On the night of Tuesday 1st July, Agnes Lake was re-arrested and was once again taken to Warwick Prison. She was forbidden to write to her husband about any matters apart from food.
Agnes appears to have remained in prison throughout July and August, conforming to the rules, but by mid-September she was on hunger-strike again. The Suffragette reported her condition as precarious: ‘she was so ill’ that from Saturday 20th September to Monday 22nd September ‘she had to be fed every hour, and a nurse was with her night and day’. Agnes was released again under the terms of the cat and mouse act and again taken to a nursing home at Leamington. She was ordered to report her movements not only to the local police, but also to the London authorities.
On 3rd October 1913, however, the newspapers reported that Agnes had absconded and quoted Miss M Bull (‘a well-known local member of the WSPU’):
My sister had taken Miss Lake out every morning for a drive in our buggy, and she called for her at the Nursing Home about eleven o’clock on Saturday morning. She was going to take her to see Guy’s Cliffe, and then on to Kenilworth and back through Warwick. When at Guy’s Cliffe she got down from the trap to look at the Mill, she said, but just there were two gentlemen with a motor car. She appeared to know them, and spoke to them, and went off with them, and we have not seen her since. I don’t know where she is now; but I expect she is taking a little holiday before returning to Warwick to finish her sentence.1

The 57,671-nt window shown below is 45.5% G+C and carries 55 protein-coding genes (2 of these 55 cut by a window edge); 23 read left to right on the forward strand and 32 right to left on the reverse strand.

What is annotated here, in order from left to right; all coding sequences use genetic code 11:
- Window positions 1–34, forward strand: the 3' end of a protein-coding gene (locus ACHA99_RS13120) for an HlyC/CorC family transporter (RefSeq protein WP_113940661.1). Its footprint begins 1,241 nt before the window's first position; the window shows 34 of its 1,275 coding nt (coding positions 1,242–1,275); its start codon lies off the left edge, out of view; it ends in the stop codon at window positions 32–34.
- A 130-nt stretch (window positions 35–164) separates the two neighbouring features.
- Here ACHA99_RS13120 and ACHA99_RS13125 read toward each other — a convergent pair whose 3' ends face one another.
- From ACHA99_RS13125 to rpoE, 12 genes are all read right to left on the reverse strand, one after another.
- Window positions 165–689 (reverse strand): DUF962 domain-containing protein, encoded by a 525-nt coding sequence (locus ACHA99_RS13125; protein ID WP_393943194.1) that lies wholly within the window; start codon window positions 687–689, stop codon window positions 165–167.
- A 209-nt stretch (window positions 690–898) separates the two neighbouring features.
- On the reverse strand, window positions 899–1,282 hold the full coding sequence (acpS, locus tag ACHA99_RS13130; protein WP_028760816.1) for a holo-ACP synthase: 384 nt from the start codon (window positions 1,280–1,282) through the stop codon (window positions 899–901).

The next time Agnes re-surfaces in the newspapers is in December, being re-arrested outside her house in Leytonstone. She may have been taken back to Holloway Prison in the first instance, but by Friday 12th December, she was once again discharged from Warwick Prison under the cat and mouse act. One, unknown, newspaper reported that she was now ‘at death’s door’.
At that point, Agnes’ trail goes cold. She does not appear again in the local Warwick newspapers. 1914 saw a decline in militant suffragette activity as the nation soon became pre-occupied with war. Despite her brief time in the limelight, Agnes did not become one of the more well-known suffragettes. At some point, she travelled to the United States of America where a daughter was born. She eventually returned to England, dying in Wandsworth, London at the age of 84 in 1972.
1 Leamington, Warwick, Rugby & County Chronicle, 3 October 1913.
Agnes Lake Papers, Girton College, Cambridge ref. GCRF 8/1/6.
Leamington, Warwick, Rugby and County Chronicle, 1913.
Warwickshire Advertiser, 1913.
The Suffragette, 1913.